1. The association bought a pair of binoculars for £700. I found this funny and then it got bigger; the association bought two pairs of binoculars at £700 each. I mean really?
2. The annual petition to have Paul Reid removed is doing the rounds. Yes, a petition to have a volunteer who can be voted out if someone else is willing to do the job every two years is rumoured to be circulating. “I should be so lucky” he mused the other day..
3. The river is being netted. I was talking to a member who assured me the river was definitely being netted as no salmon had been seen above the falls. Immediately a large Salmon splashed in the pool behind him. You know who you are!
4. The river is infested by Rainbow trout. There are usually a few caught every year going by my diary, not much can be done and if you do catch one bash it unlike one of the chaps that caught one and let it go. I have still not seen any signs of them.
5. There are Grayling in the Kelvin. This is actually a throwback from last season however I was assured from an angler that he had caught well over a dozen Grayling while trotting maggots. He was furious when I pointed out he must have been mistaken, this from a chap who marks par as Salmon on his catch returns.
There are a few more however none really that affects me or have reached my ears, I asked Paul the other day and he said there was a rumour we were best of buddies before he became secretary. The first time I seen him he was sitting with his head in his hands at an AGM as he had just asked one question to many about the running of the association and was immediately voted in as secretary.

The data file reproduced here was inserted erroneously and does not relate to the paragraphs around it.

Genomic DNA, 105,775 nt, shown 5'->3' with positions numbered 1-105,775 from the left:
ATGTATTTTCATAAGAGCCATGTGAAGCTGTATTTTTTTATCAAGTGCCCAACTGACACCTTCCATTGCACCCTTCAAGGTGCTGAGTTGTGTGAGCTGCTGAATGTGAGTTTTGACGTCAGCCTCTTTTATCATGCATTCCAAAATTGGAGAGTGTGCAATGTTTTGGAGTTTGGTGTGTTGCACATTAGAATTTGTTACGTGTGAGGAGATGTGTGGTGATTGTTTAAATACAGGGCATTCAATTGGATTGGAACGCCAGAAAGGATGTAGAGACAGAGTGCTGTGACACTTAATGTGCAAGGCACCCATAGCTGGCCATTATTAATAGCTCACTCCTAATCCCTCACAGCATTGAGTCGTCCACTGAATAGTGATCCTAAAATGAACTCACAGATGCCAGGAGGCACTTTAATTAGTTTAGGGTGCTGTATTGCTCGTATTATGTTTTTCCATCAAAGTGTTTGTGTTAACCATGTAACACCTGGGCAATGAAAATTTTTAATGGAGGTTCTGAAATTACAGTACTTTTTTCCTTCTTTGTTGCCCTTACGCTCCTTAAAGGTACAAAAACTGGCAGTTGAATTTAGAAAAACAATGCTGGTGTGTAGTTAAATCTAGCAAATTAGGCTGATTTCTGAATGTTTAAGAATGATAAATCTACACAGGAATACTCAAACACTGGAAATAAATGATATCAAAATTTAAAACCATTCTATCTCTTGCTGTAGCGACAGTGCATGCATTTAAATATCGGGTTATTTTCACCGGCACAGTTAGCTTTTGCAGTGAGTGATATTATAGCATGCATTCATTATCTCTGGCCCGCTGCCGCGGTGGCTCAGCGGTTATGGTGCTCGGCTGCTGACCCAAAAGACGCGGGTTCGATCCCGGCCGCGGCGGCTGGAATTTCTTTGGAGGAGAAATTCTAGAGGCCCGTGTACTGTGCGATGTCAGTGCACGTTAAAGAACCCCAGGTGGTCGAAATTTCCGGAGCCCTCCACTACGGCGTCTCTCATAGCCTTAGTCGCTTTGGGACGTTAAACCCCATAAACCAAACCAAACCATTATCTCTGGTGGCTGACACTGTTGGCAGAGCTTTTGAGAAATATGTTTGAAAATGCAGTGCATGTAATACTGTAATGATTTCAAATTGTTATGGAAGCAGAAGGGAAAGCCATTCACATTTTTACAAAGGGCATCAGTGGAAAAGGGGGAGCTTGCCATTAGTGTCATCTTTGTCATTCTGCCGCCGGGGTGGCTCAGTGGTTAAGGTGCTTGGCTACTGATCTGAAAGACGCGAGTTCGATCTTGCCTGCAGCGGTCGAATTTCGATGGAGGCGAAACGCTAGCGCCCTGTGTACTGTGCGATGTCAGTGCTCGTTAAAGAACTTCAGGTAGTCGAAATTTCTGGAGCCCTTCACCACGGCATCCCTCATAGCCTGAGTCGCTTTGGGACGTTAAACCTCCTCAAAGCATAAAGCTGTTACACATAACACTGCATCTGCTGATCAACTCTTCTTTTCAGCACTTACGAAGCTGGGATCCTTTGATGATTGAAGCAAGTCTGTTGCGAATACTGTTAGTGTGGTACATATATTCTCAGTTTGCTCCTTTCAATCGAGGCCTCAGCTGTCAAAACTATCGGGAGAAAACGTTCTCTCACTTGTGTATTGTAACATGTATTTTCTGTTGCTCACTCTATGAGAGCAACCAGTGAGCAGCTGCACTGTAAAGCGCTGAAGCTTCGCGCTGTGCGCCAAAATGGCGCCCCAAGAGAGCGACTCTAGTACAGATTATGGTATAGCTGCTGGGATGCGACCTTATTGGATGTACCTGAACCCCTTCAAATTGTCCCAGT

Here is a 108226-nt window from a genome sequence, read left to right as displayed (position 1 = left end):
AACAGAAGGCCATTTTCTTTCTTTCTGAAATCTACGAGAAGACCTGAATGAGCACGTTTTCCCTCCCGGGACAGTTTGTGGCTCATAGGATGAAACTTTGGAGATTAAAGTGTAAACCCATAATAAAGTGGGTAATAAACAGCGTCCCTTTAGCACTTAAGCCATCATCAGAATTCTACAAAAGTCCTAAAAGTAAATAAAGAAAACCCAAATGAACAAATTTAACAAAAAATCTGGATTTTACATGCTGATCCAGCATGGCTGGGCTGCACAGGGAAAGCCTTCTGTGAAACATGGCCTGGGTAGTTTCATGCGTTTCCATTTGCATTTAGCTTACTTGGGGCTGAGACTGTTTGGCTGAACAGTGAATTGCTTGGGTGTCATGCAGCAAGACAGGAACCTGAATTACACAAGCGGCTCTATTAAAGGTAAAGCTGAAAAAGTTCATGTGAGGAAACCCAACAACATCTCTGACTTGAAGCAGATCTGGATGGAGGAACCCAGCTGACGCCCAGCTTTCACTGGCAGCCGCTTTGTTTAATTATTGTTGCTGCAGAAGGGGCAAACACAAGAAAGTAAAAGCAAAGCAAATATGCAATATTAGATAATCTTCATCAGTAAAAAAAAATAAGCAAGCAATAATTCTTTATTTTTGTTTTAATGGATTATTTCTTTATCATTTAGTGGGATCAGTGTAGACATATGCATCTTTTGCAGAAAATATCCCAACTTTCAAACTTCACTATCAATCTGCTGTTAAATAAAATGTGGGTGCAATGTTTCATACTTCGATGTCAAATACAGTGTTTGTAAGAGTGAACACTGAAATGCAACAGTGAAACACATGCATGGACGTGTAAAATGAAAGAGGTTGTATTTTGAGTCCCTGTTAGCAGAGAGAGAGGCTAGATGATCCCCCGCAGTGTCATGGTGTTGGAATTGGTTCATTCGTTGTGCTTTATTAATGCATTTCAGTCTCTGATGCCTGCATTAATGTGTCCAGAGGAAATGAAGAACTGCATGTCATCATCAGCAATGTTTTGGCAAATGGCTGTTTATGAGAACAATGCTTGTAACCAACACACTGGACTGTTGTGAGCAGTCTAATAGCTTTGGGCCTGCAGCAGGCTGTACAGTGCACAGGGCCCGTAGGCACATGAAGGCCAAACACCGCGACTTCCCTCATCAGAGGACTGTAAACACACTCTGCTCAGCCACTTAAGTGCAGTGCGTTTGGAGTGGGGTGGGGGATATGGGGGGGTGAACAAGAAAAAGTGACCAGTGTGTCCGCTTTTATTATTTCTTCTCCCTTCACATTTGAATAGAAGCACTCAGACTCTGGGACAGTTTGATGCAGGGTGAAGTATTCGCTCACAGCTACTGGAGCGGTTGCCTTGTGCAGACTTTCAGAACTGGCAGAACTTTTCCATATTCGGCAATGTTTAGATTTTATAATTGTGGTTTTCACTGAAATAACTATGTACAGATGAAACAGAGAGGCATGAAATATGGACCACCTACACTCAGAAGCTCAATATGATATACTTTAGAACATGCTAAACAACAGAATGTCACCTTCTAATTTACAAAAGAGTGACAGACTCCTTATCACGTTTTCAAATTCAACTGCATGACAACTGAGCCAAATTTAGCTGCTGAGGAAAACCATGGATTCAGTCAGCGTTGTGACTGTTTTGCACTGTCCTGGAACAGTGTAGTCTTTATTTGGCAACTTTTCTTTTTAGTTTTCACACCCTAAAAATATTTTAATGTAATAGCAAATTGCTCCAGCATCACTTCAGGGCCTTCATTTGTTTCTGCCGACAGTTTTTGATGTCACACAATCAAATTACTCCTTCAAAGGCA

As I write this the rain has finally started (and I do hope it actually stops at some point) and hopefully it should freshen things up a tad. Of course there is always the possibility it is going to pour down for the next six weeks however here is hoping that is not the case. I am still phoneless so contacting me via email is going to be kinda slow, I phoned up the insurance folk to be told they were waiting on “parts” for my phone that had spent 6 hours underwater, what exactly are these parts of which they speak?
Anyway, this afternoon was warm and muggy however my evening was spent putting the boys to bed so no fishing for me. I hope you guys fared better!
I encountered my first problem almost as soon as I got to the river – my camera was totally dead. The boy had been playing around with it earlier and I think that he must have left it on letting the batteries run dry, no matter I had my wee Kodak PlaySport Zx5that also takes half decent stills so that would have to do. The second problem was the huge black cloud hovering above me and the fact the water looked colored and dirty, more like a spate was on the way rather than thinning out afterwards. I did not see any rising trout as I walked down to the river.